Despite horrific Bambi Larson murder, Santa Clara County continuing sanctuary status

· June 7, 2019  
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Santa Clara County, California, welcomes illegal aliens, evidently even those arrested for drugs, kidnapping, battery against a police officer, and burglary.

Carlos Eduardo Arevalo Carranza, an illegal alien from El Salvador, had been arrested 10 times on such charges over the past few years, but the county refused to hand him over to ICE on seven occasions when ICE requested an immigration hold. (Three other detainers were lodged in Los Angeles County.) Subsequently, Carranza was charged in March for allegedly beating and stabbing Bambi Larson to death in her own home in south San Jose. Yet, shockingly, after much debate, the county will continue its defiance of federal immigration law.

Santa Clara County has long been a sanctuary jurisdiction that has refused to even notify ICE of releases, much less work to honor detainers, long before California passed a statewide prohibition on honoring detainers in 2017. Following the murder of Larson, some county officials engaged in soul-searching about their responsibility for all the unnecessary criminal activity committed by people like Carranza who could easily be removed from the country after arrests for prior crimes. Yet on Tuesday, the Board of County Supervisors voted 5-0 to continue its policy of not even notifying ICE when law enforcement releases illegal aliens arrested for crimes, no matter the charge or criminal history.

One county supervisor, Susan Ellenberg, defended the move as a desire to “separate issues of immigration status from administration of our criminal justice system.” But ICE officials say they are not asking local officials to do immigration work; they are merely asking them not to actively shield criminal aliens from justice. “Foremost, Immigration and Customs Enforcement (ICE) neither expects, nor wants, local law enforcement agencies to execute immigration enforcement activities in their communities,” said Erik S. Bonnar, acting field office director for ICE’s Northern California office in a statement to CR. “But as law enforcement officers, we do expect our law enforcement partners to participate in protecting the American public. I urge Santa Clara County officials to prioritize public safety and the rights of past and future victims, as opposed to providing sanctuary to dangerous criminals who are in the United States illegally.”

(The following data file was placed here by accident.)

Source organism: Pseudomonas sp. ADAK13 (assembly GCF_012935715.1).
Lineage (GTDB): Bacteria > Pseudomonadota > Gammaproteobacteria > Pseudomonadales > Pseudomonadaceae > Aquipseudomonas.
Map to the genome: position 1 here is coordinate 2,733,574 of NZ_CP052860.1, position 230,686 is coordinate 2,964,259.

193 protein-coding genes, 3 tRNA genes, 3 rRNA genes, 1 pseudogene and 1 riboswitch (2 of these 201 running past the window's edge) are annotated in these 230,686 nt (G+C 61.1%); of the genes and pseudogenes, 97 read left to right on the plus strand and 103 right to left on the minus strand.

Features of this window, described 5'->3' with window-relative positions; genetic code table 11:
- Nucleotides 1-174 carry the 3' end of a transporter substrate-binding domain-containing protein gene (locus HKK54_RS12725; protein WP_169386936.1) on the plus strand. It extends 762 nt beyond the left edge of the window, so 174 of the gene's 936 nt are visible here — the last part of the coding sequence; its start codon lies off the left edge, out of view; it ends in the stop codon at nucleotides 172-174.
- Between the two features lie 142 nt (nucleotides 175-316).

Next, the county officials bizarrely defended their decision by asserting that there is no way of knowing someone’s immigration status, as if we are living in the Wild West. “There is no practical and legal way of knowing if a person in our custody is truly undocumented,” said Supervisor Mike Wasserman.

Bonnar strongly disagrees with this assertion because the local officials literally don’t have to do any investigative work. The discovery of immigration status is one of the most basic profile facts built into the system automatically.

“When a federal, state or local law enforcement agency makes an arrest, the Immigration Alien Response (IAR) process begins,” said Bonnar. “As part of the booking process, fingerprints are submitted to the FBI and compared against DHS databases, constituting an immigration alien query (IAQ). If a match occurs, ICE’s Law Enforcement Support Center (LESC) in Williston, Vermont generates an immigration alien response (IAR), which provides information regarding the subject’s immigration status, criminal history, and other important biographical information. At this point, ICE Field Offices and the Pacific Enforcement Response Center receive and review the IAR to verify the subject’s identity, immigration status, criminal record, custody status, and removability. If the subject is removable and in custody, ICE components lodge a detainer.”